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  1. Abstract

    We report the discovery and characterization of a nearby (∼85 pc), older (27 ± 3 Myr), distributed stellar population near Lower Centaurus Crux (LCC), initially identified by searching for stars comoving with a candidate transiting planet from TESS (HD 109833; TOI 1097). We determine the association membership using Gaia kinematics, color–magnitude information, and rotation periods of candidate members. We measure its age using isochrones, gyrochronology, and Li depletion. While the association is near known populations of LCC, we find that it is older than any previously found LCC subgroup (10–16 Myr), and distinct in both position and velocity. In addition to the candidate planets around HD 109833, the association contains four directly imaged planetary-mass companions around three stars, YSES-1, YSES-2, and HD 95086, all of which were previously assigned membership in the younger LCC. Using the Notch pipeline, we identify a second candidate transiting planet around HD 109833. We use a suite of ground-based follow-up observations to validate the two transit signals as planetary in nature. HD 109833 b and c join the small but growing population of <100 Myr transiting planets from TESS. HD 109833 has a rotation period and Li abundance indicative of a young age (≲100 Myr), but a position and velocity on the outskirts of the new population, lower Li levels than similar members, and a color–magnitude diagram position below model predictions for 27 Myr. So, we cannot reject the possibility that HD 109833 is a young field star coincidentally nearby the population.

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  2. ABSTRACT We present the discovery and characterization of six short-period, transiting giant planets from NASA’s Transiting Exoplanet Survey Satellite (TESS) -- TOI-1811 (TIC 376524552), TOI-2025 (TIC 394050135), TOI-2145 (TIC 88992642), TOI-2152 (TIC 395393265), TOI-2154 (TIC 428787891), and TOI-2497 (TIC 97568467). All six planets orbit bright host stars (8.9 <G < 11.8, 7.7 <K < 10.1). Using a combination of time-series photometric and spectroscopic follow-up observations from the TESS Follow-up Observing Program Working Group, we have determined that the planets are Jovian-sized (RP  = 0.99--1.45 RJ), have masses ranging from 0.92 to 5.26 MJ, and orbit F, G, and K stars (4766 ≤ Teff ≤ 7360 K). We detect a significant orbital eccentricity for the three longest-period systems in our sample: TOI-2025 b (P  = 8.872 d, 0.394$^{+0.035}_{-0.038}$), TOI-2145 b (P  = 10.261 d, e  = $0.208^{+0.034}_{-0.047}$), and TOI-2497 b (P  = 10.656 d, e  = $0.195^{+0.043}_{-0.040}$). TOI-2145 b and TOI-2497 b both orbit subgiant host stars (3.8 < log  g <4.0), but these planets show no sign of inflation despite very high levels of irradiation. The lack of inflation may be explained by the high mass of the planets; $5.26^{+0.38}_{-0.37}$ MJ (TOI-2145 b) and 4.82 ± 0.41 MJ (TOI-2497 b). These six new discoveries contribute to the larger community effort to use TESS to create a magnitude-complete, self-consistent sample of giant planets with well-determined parameters for future detailed studies.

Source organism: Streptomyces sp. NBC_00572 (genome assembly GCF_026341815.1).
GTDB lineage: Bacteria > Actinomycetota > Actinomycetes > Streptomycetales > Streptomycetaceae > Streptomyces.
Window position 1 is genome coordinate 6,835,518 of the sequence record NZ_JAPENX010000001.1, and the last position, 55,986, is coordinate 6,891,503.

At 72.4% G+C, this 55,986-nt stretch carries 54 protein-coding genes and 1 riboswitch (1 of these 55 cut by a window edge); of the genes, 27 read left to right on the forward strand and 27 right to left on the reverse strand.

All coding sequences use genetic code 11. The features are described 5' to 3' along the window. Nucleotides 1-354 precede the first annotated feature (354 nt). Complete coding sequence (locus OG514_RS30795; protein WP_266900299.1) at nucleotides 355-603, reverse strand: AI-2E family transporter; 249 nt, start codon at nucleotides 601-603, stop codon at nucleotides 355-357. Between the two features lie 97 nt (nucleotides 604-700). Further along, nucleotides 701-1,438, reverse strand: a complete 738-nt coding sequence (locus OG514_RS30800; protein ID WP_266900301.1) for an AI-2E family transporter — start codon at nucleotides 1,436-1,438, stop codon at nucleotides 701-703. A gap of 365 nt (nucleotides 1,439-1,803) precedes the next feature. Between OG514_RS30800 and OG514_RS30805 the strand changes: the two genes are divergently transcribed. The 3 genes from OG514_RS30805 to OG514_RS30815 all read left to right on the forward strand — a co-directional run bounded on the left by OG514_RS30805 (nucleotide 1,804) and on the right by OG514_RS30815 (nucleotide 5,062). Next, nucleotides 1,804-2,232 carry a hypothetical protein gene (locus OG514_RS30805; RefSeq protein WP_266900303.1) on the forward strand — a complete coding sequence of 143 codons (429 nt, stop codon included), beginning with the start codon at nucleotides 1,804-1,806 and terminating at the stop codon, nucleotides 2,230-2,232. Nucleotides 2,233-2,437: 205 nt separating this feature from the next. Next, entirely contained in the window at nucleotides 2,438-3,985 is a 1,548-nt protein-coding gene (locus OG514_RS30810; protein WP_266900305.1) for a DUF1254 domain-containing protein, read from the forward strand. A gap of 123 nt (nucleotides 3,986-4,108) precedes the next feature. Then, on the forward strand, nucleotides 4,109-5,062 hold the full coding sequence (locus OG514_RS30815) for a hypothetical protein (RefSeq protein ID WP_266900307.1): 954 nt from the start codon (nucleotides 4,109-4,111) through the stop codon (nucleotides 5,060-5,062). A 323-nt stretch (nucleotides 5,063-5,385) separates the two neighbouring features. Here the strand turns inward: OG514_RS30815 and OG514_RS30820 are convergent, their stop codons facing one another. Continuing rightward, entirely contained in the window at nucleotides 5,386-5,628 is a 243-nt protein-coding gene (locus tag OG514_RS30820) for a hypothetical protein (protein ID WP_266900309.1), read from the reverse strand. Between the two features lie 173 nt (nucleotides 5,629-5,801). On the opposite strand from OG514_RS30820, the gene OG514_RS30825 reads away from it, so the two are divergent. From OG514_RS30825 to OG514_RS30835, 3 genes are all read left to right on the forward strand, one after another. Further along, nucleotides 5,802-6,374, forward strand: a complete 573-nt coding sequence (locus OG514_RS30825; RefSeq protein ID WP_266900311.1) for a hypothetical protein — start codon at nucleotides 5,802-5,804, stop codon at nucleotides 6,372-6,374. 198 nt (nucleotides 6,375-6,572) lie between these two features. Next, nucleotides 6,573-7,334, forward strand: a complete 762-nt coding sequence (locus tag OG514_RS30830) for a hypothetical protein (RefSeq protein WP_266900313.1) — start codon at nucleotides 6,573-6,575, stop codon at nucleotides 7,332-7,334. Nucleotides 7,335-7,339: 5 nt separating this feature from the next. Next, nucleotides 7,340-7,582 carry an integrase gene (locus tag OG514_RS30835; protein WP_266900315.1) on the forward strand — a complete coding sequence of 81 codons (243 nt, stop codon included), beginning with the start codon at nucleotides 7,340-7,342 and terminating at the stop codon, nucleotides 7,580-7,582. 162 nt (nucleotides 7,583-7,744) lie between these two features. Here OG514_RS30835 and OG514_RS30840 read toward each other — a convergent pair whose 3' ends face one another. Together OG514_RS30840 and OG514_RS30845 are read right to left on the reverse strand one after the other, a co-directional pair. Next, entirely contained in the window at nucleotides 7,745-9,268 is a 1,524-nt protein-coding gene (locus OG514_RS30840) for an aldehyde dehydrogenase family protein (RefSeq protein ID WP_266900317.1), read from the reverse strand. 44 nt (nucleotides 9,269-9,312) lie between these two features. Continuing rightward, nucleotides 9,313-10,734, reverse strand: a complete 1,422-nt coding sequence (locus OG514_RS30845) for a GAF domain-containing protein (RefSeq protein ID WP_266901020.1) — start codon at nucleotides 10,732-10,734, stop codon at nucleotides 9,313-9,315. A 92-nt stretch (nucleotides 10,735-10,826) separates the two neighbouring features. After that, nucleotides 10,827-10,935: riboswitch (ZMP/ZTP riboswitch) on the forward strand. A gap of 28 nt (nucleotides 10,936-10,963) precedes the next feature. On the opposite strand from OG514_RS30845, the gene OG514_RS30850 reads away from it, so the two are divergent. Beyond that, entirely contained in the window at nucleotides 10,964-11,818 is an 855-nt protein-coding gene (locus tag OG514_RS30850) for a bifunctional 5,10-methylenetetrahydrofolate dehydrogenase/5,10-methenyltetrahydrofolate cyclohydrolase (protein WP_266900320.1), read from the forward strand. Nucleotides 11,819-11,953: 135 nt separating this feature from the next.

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    Free, publicly-accessible full text available March 14, 2024

    We present the discovery of TOI-2136 b, a sub-Neptune planet transiting a nearby M4.5V-type star every 7.85 d, identified through photometric measurements from the Transiting Exoplanet Survey Satellite (TESS) mission. The host star is located 33 pc away with a radius of R* = 0.34 ± 0.02 R⊙, a mass of $0.34\pm 0.02 \, \mathrm{M}_{\odot }$, and an effective temperature of 3342 ± 100 K. We estimate its stellar rotation period to be 75 ± 5 d based on archival long-term photometry. We confirm and characterize the planet based on a series of ground-based multiwavelength photometry, high-angular-resolution imaging observations, and precise radial velocities from Canada–France–Hawaii Telescope (CFHT)/SpectroPolarimètre InfraROUge (SPIRou). Our joint analysis reveals that the planet has a radius of 2.20 ± 0.17 R⊕ and a mass of 6.4 ± 2.4 M⊕. The mass and radius of TOI-2136 b are consistent with a broad range of compositions, from water-ice to gas-dominated worlds. TOI-2136 b falls close to the radius valley for M dwarfs predicted by thermally driven atmospheric mass-loss models, making it an interesting target for future studies of its interior structure and atmospheric properties.

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